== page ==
Had similar experience I did build a tarrantry inspired escort heavy cruiser with if I remember correctly 12 x 8" was very slow but in its one battle absolutely pummelled the targetNot touching that with a ten foot pole.
I lost a few months of my life with the 2nd game, and only stopped playing because how bad I was at the tactical part of the game, because hell if it wasn't awesome to build an entire navy from scratch...
Two reasons. First, firing angles. With three turrets forward, at least one isn't going to be able to fire directly foreward due to a turret being in the way, and most ships couldn't take the weight of triple superfiring. You also get limited arcs aft. Second, and more important, weight distribution and seakeeping. Putting so much weight on the bow tends to make it dig into the sea, so designers tended to prefer to put extra turrets aft rather than forward.So, I have question more to do with placement within a hull... Specifically, the turret arrangement; why, if given the option, do navies put the third turret to the rear of the funnels instead of to the front of the command structure? Is the main reason for this related to having the command structure closer to the front of the ship?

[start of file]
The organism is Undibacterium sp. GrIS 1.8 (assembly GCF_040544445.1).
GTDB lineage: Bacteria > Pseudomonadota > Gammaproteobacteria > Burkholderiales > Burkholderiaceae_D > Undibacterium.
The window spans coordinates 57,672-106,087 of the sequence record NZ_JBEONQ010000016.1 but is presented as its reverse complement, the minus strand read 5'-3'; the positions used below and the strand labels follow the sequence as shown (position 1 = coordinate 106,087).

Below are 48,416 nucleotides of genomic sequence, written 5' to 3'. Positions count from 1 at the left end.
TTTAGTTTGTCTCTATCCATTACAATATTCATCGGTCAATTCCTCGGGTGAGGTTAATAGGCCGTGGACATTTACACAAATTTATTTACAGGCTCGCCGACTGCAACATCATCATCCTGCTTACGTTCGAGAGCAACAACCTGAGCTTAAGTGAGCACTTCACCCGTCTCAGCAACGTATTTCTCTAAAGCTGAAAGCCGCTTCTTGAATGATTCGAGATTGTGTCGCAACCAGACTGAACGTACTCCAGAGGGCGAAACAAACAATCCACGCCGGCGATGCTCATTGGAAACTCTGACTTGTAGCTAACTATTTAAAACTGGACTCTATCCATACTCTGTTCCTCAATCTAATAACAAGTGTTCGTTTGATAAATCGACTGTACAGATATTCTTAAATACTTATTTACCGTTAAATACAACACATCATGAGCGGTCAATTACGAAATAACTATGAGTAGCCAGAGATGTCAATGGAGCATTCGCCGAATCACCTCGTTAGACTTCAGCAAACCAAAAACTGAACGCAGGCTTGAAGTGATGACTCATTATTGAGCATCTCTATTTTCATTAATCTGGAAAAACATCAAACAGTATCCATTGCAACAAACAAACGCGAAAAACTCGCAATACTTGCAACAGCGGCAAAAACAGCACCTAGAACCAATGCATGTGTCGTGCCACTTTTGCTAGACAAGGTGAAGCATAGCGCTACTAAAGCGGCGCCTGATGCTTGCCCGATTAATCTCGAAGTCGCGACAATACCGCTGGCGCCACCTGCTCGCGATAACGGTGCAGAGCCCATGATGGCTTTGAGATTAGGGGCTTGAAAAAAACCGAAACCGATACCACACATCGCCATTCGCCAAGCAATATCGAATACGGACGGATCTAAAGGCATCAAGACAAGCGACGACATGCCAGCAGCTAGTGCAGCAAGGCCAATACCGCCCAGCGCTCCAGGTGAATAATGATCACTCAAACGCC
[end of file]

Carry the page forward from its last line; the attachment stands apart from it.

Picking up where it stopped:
Wouldn't having less turrets to the rear be cheaper in terms of engineering and propulsion equipment? I'm just wondering why I see three rear turrets in a five turret setup more for battleships than cruisers?
I've designed some ships that have four turrets in front of the command/funnel structure with one turret sternside; I'm curious about why certain design elements seem to be more or less standard in their placement...
Wish that game wasn't so expensive...Rule the Waves III is eating all my time! It's like SpringSharp (that includes all classes of ship and subs)with a timeline and combat. So this post is totally on topic.
In the process of positioning the port catapult.
Would USN not be even more against the idea than Congress in case they got the idea that the 5 could act as replacement and save buying 5 more CVNs?I can imagine the response from any Congress to the idea of funding a conventional CV, building 5 of them and then sticking them in a reserve and paying to sustain them...
Is it not a matter of how many you operate? At some point you can have a steady build and training pipeline for both, and then it might well be worth it especially if you want to make export DE boats more attractive or operate in different locations ie shallow local seas and open oceans?There's very little justification for any power to build both imo.
Seems it might be a question that gets an answer, if the ROK builds them:Hey, smart naval nerdfolk, what's your opinion on arsenal ships? I think that they're a pretty neat idea that could be expanded upon and fleshed out conceptually and prove themselves useful, I'm wondering what the collective consensus is about them... >_>